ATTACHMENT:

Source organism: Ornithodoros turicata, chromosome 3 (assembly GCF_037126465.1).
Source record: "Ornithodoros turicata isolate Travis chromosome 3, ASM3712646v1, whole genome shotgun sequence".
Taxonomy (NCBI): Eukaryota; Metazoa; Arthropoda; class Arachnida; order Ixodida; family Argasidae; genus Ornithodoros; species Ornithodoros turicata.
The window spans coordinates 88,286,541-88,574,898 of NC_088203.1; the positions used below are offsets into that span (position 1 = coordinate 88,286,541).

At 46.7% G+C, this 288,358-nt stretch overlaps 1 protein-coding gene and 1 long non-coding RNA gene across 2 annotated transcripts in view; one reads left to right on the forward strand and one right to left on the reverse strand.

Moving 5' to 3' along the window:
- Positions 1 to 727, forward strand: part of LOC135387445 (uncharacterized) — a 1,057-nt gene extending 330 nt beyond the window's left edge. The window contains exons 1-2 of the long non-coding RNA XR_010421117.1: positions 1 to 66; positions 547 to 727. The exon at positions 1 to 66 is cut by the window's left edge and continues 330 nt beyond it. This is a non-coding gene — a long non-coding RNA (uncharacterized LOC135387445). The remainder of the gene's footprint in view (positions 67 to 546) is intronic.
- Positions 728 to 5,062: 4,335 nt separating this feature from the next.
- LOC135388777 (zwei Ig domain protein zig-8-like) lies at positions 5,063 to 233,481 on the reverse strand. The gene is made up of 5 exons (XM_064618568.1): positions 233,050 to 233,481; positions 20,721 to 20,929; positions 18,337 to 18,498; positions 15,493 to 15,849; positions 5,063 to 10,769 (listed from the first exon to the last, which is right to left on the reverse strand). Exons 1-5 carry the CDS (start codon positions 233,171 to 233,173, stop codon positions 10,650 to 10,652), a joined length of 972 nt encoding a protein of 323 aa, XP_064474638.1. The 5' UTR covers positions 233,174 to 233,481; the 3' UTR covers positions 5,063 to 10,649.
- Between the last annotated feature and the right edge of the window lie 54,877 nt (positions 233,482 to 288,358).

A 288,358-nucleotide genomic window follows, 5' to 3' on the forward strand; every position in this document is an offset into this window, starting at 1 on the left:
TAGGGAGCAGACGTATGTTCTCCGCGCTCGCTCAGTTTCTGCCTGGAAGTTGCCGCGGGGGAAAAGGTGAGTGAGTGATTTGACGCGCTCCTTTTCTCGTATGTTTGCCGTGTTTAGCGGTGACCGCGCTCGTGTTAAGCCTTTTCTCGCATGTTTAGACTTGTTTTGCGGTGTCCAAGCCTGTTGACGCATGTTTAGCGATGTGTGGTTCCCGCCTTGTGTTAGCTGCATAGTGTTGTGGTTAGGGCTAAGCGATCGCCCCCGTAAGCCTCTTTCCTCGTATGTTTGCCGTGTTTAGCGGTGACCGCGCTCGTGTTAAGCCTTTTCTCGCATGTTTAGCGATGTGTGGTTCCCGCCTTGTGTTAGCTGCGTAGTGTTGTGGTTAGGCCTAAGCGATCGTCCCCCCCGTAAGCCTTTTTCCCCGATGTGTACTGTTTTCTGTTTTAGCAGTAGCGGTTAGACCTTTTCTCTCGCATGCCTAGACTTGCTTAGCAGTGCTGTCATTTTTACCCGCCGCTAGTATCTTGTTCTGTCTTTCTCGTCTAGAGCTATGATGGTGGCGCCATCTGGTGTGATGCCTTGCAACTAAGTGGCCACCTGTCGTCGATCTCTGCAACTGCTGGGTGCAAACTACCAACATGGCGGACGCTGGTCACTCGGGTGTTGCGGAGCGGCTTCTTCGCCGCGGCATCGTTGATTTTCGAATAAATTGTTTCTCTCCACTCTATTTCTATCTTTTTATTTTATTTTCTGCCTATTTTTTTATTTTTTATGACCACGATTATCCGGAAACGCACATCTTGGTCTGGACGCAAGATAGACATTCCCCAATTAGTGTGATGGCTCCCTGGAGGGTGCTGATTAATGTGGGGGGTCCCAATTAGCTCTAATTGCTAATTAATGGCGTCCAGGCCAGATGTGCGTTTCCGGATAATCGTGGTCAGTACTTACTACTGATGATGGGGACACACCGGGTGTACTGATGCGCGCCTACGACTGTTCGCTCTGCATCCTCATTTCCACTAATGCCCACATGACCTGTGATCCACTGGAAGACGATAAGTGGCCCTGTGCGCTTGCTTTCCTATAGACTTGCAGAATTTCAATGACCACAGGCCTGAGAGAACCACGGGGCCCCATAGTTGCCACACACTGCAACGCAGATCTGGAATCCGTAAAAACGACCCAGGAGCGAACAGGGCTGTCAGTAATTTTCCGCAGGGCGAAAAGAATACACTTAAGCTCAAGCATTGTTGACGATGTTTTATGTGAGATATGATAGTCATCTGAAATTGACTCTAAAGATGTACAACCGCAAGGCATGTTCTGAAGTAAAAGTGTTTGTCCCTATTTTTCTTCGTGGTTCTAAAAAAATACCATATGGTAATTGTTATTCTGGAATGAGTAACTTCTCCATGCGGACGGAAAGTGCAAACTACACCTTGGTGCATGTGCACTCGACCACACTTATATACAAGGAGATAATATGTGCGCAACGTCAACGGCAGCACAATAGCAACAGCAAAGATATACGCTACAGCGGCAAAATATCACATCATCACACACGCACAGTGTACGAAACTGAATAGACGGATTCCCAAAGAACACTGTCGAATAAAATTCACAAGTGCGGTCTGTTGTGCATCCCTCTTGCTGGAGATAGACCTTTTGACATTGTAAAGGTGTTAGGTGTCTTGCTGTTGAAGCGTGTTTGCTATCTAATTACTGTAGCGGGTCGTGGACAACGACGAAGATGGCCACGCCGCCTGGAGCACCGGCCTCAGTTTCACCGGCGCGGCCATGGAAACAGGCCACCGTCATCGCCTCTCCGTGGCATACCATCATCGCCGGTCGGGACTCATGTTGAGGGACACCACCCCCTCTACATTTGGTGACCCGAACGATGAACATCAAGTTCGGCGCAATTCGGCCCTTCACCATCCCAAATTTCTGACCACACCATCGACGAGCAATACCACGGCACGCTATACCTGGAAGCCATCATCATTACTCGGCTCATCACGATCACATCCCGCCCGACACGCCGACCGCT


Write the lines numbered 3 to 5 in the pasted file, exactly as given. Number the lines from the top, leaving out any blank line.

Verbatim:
Taxonomy (NCBI): Eukaryota; Metazoa; Arthropoda; class Arachnida; order Ixodida; family Argasidae; genus Ornithodoros; species Ornithodoros turicata.
The window spans coordinates 88,286,541-88,574,898 of NC_088203.1; the positions used below are offsets into that span (position 1 = coordinate 88,286,541).

At 46.7% G+C, this 288,358-nt stretch overlaps 1 protein-coding gene and 1 long non-coding RNA gene across 2 annotated transcripts in view; one reads left to right on the forward strand and one right to left on the reverse strand.